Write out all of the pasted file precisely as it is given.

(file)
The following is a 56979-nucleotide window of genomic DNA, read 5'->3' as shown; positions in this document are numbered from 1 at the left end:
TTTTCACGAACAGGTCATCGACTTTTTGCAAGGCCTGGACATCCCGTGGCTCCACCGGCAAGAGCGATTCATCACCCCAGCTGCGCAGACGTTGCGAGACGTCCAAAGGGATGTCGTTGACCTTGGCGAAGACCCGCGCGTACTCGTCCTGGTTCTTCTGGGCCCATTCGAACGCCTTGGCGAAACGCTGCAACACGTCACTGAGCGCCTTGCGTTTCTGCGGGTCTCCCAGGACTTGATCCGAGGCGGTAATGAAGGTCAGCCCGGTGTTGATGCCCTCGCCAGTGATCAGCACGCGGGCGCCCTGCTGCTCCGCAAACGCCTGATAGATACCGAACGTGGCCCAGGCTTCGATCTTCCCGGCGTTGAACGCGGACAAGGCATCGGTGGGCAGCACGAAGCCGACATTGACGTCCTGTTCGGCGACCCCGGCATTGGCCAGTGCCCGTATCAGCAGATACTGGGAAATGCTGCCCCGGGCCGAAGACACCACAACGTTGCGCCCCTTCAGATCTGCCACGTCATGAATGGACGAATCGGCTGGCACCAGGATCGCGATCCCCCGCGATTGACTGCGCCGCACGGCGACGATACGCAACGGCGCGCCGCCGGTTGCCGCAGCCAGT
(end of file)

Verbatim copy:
The following is a 56979-nucleotide window of genomic DNA, read 5'->3' as shown; positions in this document are numbered from 1 at the left end:
TTTTCACGAACAGGTCATCGACTTTTTGCAAGGCCTGGACATCCCGTGGCTCCACCGGCAAGAGCGATTCATCACCCCAGCTGCGCAGACGTTGCGAGACGTCCAAAGGGATGTCGTTGACCTTGGCGAAGACCCGCGCGTACTCGTCCTGGTTCTTCTGGGCCCATTCGAACGCCTTGGCGAAACGCTGCAACACGTCACTGAGCGCCTTGCGTTTCTGCGGGTCTCCCAGGACTTGATCCGAGGCGGTAATGAAGGTCAGCCCGGTGTTGATGCCCTCGCCAGTGATCAGCACGCGGGCGCCCTGCTGCTCCGCAAACGCCTGATAGATACCGAACGTGGCCCAGGCTTCGATCTTCCCGGCGTTGAACGCGGACAAGGCATCGGTGGGCAGCACGAAGCCGACATTGACGTCCTGTTCGGCGACCCCGGCATTGGCCAGTGCCCGTATCAGCAGATACTGGGAAATGCTGCCCCGGGCCGAAGACACCACAACGTTGCGCCCCTTCAGATCTGCCACGTCATGAATGGACGAATCGGCTGGCACCAGGATCGCGATCCCCCGCGATTGACTGCGCCGCACGGCGACGATACGCAACGGCGCGCCGCCGGTTGCCGCAGCCAGT